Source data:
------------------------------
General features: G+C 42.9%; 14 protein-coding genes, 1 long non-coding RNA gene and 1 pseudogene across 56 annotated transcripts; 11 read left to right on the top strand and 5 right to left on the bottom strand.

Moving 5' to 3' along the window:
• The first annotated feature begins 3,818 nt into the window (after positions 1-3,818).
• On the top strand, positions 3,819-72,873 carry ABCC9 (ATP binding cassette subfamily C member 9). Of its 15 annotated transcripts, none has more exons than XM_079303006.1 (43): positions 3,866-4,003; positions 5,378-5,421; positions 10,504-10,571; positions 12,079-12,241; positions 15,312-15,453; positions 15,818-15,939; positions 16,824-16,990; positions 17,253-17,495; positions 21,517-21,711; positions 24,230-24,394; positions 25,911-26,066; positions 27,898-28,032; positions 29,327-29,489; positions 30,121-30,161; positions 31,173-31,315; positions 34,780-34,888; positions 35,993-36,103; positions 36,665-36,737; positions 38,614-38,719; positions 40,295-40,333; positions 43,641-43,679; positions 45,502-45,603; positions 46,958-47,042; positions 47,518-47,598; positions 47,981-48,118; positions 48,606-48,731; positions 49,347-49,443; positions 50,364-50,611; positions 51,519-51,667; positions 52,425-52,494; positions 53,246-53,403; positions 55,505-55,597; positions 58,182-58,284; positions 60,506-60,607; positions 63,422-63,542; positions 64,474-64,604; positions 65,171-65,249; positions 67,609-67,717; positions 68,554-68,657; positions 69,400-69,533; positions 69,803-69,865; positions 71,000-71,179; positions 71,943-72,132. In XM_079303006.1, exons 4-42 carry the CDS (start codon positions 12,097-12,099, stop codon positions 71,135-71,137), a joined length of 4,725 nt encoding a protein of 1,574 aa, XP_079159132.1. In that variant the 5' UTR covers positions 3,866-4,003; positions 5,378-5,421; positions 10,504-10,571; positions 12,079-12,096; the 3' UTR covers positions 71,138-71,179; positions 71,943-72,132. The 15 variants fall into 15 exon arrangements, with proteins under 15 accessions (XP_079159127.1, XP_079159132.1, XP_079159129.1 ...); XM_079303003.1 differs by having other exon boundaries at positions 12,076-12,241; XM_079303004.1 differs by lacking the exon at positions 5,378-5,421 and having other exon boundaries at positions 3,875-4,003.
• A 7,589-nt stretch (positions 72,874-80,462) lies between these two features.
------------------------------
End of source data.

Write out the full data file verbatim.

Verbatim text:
General features: G+C 42.9%; 14 protein-coding genes, 1 long non-coding RNA gene and 1 pseudogene across 56 annotated transcripts; 11 read left to right on the top strand and 5 right to left on the bottom strand.

Moving 5' to 3' along the window:
• The first annotated feature begins 3,818 nt into the window (after positions 1-3,818).
• On the top strand, positions 3,819-72,873 carry ABCC9 (ATP binding cassette subfamily C member 9). Of its 15 annotated transcripts, none has more exons than XM_079303006.1 (43): positions 3,866-4,003; positions 5,378-5,421; positions 10,504-10,571; positions 12,079-12,241; positions 15,312-15,453; positions 15,818-15,939; positions 16,824-16,990; positions 17,253-17,495; positions 21,517-21,711; positions 24,230-24,394; positions 25,911-26,066; positions 27,898-28,032; positions 29,327-29,489; positions 30,121-30,161; positions 31,173-31,315; positions 34,780-34,888; positions 35,993-36,103; positions 36,665-36,737; positions 38,614-38,719; positions 40,295-40,333; positions 43,641-43,679; positions 45,502-45,603; positions 46,958-47,042; positions 47,518-47,598; positions 47,981-48,118; positions 48,606-48,731; positions 49,347-49,443; positions 50,364-50,611; positions 51,519-51,667; positions 52,425-52,494; positions 53,246-53,403; positions 55,505-55,597; positions 58,182-58,284; positions 60,506-60,607; positions 63,422-63,542; positions 64,474-64,604; positions 65,171-65,249; positions 67,609-67,717; positions 68,554-68,657; positions 69,400-69,533; positions 69,803-69,865; positions 71,000-71,179; positions 71,943-72,132. In XM_079303006.1, exons 4-42 carry the CDS (start codon positions 12,097-12,099, stop codon positions 71,135-71,137), a joined length of 4,725 nt encoding a protein of 1,574 aa, XP_079159132.1. In that variant the 5' UTR covers positions 3,866-4,003; positions 5,378-5,421; positions 10,504-10,571; positions 12,079-12,096; the 3' UTR covers positions 71,138-71,179; positions 71,943-72,132. The 15 variants fall into 15 exon arrangements, with proteins under 15 accessions (XP_079159127.1, XP_079159132.1, XP_079159129.1 ...); XM_079303003.1 differs by having other exon boundaries at positions 12,076-12,241; XM_079303004.1 differs by lacking the exon at positions 5,378-5,421 and having other exon boundaries at positions 3,875-4,003.
• A 7,589-nt stretch (positions 72,874-80,462) lies between these two features.